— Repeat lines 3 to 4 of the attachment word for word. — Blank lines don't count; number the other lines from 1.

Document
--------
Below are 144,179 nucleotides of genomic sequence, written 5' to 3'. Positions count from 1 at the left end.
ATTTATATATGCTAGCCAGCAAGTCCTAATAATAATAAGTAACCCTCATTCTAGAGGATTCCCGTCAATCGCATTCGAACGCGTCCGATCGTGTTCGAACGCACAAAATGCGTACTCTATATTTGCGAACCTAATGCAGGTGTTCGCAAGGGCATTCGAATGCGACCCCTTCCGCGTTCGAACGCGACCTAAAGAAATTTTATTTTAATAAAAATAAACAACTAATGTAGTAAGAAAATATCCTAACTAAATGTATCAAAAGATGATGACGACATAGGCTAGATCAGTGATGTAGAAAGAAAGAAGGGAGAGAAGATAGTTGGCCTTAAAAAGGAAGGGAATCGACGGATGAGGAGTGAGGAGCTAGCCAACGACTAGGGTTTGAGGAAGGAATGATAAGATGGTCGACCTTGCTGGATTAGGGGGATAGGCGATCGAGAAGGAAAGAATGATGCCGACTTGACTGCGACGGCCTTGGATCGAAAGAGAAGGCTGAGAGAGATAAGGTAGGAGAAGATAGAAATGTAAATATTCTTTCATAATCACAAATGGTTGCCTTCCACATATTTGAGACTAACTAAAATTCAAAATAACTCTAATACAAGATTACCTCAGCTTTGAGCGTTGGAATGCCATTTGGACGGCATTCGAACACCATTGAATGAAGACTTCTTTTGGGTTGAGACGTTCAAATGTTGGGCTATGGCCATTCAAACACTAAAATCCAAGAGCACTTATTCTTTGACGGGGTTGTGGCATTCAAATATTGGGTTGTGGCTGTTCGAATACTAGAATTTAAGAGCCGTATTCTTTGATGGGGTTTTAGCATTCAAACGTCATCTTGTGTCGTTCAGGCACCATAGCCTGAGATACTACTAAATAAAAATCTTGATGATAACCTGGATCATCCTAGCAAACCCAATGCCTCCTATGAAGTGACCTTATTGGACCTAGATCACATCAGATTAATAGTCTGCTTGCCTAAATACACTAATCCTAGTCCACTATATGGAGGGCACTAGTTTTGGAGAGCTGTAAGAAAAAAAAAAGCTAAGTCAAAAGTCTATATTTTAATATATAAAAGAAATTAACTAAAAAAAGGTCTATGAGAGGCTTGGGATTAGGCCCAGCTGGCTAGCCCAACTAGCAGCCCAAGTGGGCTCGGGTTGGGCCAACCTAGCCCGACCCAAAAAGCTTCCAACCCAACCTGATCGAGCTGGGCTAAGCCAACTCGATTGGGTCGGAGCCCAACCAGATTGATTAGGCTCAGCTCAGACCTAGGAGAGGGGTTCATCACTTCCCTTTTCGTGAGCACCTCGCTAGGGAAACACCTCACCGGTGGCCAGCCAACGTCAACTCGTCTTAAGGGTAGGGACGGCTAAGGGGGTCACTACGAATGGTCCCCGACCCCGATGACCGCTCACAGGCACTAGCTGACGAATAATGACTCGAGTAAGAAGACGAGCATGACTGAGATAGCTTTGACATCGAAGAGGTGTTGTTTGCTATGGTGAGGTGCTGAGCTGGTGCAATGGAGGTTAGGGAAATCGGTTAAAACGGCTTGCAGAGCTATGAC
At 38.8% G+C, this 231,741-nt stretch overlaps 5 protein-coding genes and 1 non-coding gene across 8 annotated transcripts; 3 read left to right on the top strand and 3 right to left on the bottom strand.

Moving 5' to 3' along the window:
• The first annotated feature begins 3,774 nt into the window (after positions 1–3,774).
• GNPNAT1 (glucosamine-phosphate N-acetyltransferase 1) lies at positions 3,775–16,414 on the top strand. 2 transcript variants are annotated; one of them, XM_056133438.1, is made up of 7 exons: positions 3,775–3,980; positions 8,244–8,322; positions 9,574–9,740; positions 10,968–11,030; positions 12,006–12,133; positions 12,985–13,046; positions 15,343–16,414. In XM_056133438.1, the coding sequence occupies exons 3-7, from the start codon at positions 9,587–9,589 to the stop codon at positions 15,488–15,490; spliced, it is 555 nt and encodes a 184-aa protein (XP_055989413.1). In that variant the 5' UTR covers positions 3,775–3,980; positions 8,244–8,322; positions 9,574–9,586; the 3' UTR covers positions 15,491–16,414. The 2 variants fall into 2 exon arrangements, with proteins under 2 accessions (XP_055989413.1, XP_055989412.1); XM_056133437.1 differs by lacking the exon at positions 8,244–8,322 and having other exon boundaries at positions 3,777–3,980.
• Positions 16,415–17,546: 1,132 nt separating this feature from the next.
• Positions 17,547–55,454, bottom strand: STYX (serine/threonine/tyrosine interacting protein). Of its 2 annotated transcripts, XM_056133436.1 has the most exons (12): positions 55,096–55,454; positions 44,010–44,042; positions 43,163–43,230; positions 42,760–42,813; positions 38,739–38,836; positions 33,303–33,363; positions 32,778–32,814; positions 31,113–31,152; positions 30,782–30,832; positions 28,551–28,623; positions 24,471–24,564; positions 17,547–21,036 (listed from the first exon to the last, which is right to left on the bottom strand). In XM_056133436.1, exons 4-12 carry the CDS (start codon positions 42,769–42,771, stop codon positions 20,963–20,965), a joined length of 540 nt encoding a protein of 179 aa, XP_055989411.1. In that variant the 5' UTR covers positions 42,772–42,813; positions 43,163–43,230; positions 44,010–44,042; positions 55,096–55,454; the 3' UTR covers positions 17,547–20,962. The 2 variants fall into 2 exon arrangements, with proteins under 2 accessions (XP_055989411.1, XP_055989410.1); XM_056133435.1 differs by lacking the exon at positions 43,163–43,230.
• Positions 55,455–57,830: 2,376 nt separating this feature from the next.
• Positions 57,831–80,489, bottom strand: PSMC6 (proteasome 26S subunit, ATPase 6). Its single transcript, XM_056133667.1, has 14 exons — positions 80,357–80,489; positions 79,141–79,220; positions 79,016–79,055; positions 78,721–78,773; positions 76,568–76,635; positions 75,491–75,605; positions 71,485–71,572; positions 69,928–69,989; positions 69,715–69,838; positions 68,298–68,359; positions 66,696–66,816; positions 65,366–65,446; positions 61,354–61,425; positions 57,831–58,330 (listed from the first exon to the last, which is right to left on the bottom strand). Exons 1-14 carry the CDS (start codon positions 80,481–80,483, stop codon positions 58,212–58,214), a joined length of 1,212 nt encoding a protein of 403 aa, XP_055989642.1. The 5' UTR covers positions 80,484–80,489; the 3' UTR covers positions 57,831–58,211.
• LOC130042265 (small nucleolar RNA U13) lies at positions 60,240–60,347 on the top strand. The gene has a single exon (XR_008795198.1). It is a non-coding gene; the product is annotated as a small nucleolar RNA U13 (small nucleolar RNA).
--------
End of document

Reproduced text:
At 38.8% G+C, this 231,741-nt stretch overlaps 5 protein-coding genes and 1 non-coding gene across 8 annotated transcripts; 3 read left to right on the top strand and 3 right to left on the bottom strand.

Moving 5' to 3' along the window: